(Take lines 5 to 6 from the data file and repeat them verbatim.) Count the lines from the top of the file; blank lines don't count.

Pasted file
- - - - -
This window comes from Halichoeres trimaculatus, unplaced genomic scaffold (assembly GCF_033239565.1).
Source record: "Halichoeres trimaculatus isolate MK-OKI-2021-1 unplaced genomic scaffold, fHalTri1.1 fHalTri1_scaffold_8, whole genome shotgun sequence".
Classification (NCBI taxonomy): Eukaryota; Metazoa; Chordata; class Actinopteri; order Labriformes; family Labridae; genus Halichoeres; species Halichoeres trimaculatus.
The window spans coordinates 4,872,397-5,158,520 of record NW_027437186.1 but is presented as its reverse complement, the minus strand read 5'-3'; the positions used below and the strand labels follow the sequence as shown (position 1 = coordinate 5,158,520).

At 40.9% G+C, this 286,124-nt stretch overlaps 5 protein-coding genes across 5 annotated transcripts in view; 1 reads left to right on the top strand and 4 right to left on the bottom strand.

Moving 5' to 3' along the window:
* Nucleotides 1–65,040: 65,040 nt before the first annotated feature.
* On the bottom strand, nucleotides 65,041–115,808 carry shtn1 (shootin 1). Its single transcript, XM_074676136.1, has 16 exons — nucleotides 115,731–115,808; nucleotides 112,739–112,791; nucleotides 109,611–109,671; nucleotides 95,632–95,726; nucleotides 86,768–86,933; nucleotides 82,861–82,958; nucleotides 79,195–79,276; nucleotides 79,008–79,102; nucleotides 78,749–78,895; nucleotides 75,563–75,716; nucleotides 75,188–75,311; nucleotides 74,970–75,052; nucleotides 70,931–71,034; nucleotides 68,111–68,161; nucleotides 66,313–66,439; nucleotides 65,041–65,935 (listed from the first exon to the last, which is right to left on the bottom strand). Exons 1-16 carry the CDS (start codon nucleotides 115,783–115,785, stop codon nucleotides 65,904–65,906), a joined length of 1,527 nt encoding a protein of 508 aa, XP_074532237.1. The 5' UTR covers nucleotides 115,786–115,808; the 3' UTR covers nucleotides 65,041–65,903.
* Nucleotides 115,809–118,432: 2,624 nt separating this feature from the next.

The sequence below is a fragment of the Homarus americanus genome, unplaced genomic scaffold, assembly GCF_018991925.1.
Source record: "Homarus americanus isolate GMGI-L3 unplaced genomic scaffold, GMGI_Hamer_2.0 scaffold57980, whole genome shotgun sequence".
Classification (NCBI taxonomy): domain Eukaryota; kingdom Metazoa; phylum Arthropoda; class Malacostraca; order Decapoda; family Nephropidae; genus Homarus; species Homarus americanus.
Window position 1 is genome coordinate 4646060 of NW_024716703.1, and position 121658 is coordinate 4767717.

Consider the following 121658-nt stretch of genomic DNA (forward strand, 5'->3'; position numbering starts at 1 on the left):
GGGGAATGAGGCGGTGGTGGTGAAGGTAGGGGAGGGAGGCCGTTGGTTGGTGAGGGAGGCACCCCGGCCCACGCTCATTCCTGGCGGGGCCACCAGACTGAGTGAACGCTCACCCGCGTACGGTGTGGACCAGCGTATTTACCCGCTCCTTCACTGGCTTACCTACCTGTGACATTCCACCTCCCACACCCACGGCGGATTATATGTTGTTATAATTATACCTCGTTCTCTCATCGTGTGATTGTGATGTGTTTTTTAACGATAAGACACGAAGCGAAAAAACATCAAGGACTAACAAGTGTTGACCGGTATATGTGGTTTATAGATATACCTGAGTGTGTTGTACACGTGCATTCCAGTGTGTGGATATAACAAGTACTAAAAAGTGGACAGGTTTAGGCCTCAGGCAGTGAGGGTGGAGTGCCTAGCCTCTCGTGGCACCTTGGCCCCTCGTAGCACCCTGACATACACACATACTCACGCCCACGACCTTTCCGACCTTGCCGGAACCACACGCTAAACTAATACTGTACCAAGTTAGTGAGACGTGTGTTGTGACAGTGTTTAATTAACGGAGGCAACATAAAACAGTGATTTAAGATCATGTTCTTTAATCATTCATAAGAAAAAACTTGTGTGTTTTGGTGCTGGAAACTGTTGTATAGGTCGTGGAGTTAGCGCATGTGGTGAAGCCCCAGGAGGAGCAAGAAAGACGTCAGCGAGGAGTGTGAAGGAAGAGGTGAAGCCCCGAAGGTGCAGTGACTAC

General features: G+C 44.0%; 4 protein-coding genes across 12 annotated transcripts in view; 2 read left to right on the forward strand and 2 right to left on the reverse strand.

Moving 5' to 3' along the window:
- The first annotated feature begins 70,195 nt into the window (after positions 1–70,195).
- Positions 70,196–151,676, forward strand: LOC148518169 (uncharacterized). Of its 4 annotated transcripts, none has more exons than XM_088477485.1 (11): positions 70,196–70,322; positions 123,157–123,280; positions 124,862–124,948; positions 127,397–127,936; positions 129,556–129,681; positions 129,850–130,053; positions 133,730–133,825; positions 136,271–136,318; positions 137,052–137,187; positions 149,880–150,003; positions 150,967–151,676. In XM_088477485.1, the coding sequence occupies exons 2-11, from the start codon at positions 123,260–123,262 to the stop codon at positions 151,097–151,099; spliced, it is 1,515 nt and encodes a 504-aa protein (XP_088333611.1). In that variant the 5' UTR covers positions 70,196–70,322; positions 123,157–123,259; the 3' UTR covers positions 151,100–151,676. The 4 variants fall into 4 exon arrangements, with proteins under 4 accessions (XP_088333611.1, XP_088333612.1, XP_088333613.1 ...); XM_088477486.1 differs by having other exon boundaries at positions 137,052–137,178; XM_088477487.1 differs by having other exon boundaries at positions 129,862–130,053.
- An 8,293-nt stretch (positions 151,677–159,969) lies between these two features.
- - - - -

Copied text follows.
At 40.9% G+C, this 286,124-nt stretch overlaps 5 protein-coding genes across 5 annotated transcripts in view; 1 reads left to right on the top strand and 4 right to left on the bottom strand.

Moving 5' to 3' along the window: